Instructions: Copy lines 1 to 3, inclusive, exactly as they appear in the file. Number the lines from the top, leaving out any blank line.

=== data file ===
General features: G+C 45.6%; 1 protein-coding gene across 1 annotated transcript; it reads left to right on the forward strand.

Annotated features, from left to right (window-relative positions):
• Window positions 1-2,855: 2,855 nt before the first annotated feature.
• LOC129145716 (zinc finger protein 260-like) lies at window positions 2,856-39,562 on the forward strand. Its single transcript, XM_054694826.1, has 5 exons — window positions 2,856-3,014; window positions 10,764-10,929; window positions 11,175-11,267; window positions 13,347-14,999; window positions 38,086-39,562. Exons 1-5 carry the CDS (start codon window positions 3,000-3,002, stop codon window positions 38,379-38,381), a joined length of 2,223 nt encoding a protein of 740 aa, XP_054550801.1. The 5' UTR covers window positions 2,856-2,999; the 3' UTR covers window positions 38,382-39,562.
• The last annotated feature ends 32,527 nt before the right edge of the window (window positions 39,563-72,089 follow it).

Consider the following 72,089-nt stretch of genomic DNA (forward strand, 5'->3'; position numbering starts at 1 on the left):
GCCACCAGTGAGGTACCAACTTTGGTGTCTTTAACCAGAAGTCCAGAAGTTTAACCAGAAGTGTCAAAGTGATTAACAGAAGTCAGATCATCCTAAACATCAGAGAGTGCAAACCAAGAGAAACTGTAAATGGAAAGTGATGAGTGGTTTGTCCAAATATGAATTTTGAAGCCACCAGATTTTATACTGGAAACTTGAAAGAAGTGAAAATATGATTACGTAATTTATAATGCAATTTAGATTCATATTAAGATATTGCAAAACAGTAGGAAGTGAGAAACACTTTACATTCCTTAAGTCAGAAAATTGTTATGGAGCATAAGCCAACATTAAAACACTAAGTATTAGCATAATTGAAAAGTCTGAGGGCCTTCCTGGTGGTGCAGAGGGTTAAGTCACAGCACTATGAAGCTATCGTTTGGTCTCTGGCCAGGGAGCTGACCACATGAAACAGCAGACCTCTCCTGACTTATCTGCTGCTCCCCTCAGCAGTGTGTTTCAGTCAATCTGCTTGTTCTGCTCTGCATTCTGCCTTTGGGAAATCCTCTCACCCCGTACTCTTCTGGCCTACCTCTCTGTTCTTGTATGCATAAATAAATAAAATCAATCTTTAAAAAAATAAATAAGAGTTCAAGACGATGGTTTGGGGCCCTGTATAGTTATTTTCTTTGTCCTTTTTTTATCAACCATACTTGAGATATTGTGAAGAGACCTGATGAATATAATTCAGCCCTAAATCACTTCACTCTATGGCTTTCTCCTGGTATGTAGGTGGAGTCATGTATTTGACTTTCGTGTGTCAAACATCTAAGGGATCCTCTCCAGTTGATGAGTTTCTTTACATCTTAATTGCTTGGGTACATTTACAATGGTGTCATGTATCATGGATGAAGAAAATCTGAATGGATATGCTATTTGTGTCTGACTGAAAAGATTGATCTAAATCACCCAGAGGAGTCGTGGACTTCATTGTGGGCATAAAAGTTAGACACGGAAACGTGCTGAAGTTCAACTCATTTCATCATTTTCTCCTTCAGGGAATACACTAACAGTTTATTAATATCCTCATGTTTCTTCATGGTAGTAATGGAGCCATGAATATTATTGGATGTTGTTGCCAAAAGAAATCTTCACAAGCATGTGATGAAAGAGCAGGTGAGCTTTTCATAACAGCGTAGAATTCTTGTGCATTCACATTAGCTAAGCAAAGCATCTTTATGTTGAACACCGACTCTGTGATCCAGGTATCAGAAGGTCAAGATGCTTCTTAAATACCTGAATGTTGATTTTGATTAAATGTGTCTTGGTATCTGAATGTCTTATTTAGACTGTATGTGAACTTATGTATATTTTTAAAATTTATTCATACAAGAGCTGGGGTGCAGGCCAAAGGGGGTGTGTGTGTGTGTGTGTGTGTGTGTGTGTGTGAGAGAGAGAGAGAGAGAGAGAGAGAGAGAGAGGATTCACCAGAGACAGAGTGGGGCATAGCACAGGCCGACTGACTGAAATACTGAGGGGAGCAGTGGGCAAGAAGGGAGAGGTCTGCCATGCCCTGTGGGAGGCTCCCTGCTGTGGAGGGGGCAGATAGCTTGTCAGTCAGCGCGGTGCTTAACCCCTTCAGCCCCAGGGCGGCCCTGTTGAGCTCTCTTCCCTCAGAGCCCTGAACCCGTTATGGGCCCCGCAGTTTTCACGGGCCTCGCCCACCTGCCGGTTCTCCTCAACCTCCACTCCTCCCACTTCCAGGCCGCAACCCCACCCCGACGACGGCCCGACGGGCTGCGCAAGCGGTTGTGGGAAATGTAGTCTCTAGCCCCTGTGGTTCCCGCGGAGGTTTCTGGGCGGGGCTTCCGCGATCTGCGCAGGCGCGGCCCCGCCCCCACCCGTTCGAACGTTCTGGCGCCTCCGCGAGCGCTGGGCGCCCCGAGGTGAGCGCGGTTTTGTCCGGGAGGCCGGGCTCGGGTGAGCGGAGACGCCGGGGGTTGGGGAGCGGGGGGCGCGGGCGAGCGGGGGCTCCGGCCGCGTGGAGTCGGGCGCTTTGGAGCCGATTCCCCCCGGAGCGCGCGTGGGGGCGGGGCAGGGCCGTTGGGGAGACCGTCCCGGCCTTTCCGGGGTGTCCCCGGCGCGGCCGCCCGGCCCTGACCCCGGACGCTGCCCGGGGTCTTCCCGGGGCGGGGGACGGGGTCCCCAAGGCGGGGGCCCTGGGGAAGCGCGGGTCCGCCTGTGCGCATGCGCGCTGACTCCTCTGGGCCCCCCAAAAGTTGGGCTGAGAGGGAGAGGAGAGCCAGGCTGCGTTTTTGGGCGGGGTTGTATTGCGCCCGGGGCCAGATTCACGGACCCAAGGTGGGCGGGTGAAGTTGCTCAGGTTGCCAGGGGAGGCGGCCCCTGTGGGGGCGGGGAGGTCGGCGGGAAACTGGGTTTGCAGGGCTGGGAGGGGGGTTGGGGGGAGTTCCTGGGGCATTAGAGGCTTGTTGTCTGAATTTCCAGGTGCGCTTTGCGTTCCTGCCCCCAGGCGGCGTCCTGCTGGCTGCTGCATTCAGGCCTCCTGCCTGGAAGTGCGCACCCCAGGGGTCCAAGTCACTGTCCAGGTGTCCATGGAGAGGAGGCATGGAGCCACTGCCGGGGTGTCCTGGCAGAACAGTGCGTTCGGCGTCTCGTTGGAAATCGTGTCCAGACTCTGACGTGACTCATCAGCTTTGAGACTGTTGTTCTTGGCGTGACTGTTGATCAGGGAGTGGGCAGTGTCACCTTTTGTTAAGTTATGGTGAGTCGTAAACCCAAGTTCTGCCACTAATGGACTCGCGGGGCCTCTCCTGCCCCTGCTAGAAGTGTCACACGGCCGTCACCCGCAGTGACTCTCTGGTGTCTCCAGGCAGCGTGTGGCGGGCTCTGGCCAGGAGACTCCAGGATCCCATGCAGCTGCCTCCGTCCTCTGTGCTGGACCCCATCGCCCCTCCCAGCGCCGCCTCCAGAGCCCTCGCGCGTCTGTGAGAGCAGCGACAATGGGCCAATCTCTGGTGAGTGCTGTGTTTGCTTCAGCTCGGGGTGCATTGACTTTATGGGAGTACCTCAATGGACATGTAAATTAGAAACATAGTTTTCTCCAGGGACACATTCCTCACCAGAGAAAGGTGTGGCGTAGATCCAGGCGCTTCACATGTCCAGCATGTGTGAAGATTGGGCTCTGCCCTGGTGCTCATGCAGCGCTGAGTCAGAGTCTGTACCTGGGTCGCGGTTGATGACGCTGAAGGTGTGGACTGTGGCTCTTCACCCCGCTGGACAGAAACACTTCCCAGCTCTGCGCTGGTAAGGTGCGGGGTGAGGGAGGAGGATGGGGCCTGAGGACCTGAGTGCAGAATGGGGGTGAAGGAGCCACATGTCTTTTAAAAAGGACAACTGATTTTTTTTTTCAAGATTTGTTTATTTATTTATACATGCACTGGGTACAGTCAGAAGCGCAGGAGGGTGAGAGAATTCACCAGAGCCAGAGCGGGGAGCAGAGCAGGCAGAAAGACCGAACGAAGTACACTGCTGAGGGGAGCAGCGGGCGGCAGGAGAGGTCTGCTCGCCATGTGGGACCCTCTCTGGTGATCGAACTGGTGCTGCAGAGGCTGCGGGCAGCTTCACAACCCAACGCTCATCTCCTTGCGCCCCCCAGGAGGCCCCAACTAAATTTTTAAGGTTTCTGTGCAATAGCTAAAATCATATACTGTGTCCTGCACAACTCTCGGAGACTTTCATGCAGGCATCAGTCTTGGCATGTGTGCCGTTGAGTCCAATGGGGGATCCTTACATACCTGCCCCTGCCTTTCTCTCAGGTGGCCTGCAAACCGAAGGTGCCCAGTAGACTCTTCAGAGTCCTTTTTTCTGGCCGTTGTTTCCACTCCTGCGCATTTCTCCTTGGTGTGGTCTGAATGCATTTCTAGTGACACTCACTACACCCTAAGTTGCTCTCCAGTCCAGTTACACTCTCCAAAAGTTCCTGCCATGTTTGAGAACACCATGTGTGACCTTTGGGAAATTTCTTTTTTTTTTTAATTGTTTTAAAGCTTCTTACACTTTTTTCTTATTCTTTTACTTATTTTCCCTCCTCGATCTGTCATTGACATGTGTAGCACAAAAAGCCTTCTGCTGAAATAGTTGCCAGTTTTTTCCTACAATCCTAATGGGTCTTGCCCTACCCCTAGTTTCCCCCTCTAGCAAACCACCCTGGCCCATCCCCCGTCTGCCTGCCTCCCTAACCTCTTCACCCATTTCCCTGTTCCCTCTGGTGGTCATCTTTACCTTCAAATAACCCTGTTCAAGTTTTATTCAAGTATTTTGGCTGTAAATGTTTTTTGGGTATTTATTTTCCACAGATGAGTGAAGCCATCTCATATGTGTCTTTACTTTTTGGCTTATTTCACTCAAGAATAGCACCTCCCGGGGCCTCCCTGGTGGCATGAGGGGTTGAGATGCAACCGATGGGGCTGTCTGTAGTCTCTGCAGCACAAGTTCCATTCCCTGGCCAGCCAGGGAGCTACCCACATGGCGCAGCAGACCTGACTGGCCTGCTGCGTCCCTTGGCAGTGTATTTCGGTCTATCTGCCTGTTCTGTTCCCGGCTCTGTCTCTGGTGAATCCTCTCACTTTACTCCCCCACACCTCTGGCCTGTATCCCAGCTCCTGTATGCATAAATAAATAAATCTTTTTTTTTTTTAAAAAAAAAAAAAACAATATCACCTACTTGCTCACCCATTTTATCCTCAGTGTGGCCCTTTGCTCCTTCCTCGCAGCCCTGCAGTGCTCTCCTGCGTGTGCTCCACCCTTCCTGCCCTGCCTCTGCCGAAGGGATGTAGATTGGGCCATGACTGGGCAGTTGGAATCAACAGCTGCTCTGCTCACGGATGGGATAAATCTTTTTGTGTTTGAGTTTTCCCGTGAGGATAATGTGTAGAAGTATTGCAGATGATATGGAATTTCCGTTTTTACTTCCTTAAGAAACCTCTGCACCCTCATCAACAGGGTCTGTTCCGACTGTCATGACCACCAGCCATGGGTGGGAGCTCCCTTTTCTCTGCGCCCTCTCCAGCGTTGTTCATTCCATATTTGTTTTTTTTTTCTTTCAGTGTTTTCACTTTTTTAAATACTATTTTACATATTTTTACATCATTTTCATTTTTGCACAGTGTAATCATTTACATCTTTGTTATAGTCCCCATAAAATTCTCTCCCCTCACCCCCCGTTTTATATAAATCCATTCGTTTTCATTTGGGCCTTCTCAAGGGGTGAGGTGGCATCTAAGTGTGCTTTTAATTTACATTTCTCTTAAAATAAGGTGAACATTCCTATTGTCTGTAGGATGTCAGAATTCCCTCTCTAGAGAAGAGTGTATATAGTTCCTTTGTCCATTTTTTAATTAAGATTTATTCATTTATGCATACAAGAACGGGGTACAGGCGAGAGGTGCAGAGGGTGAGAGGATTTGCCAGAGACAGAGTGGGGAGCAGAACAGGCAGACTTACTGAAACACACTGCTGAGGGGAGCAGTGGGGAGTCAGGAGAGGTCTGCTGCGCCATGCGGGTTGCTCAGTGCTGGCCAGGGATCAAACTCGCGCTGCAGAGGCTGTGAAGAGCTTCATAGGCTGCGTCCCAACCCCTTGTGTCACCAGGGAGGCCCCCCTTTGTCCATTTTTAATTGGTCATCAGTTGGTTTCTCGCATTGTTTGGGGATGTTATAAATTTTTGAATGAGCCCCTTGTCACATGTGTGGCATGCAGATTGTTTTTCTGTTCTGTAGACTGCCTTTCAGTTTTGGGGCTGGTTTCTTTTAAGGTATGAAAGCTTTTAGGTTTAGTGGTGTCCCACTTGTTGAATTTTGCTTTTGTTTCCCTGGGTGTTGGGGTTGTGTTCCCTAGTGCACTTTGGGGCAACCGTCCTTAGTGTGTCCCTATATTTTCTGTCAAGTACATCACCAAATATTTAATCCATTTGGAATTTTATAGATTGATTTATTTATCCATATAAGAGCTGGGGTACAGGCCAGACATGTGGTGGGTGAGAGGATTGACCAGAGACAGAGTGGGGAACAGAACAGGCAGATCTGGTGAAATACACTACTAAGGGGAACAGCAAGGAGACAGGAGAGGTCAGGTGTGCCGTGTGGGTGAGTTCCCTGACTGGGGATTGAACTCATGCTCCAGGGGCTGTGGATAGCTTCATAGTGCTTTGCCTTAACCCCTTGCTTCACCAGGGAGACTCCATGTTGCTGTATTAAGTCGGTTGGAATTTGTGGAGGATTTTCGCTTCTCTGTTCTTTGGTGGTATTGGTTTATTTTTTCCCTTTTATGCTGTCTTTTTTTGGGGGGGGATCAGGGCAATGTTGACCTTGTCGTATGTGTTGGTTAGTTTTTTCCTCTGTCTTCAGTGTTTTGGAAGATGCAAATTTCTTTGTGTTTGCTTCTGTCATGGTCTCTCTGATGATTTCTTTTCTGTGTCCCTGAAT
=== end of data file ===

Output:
General features: G+C 45.6%; 1 protein-coding gene across 1 annotated transcript; it reads left to right on the forward strand.

Annotated features, from left to right (window-relative positions):
• Window positions 1-2,855: 2,855 nt before the first annotated feature.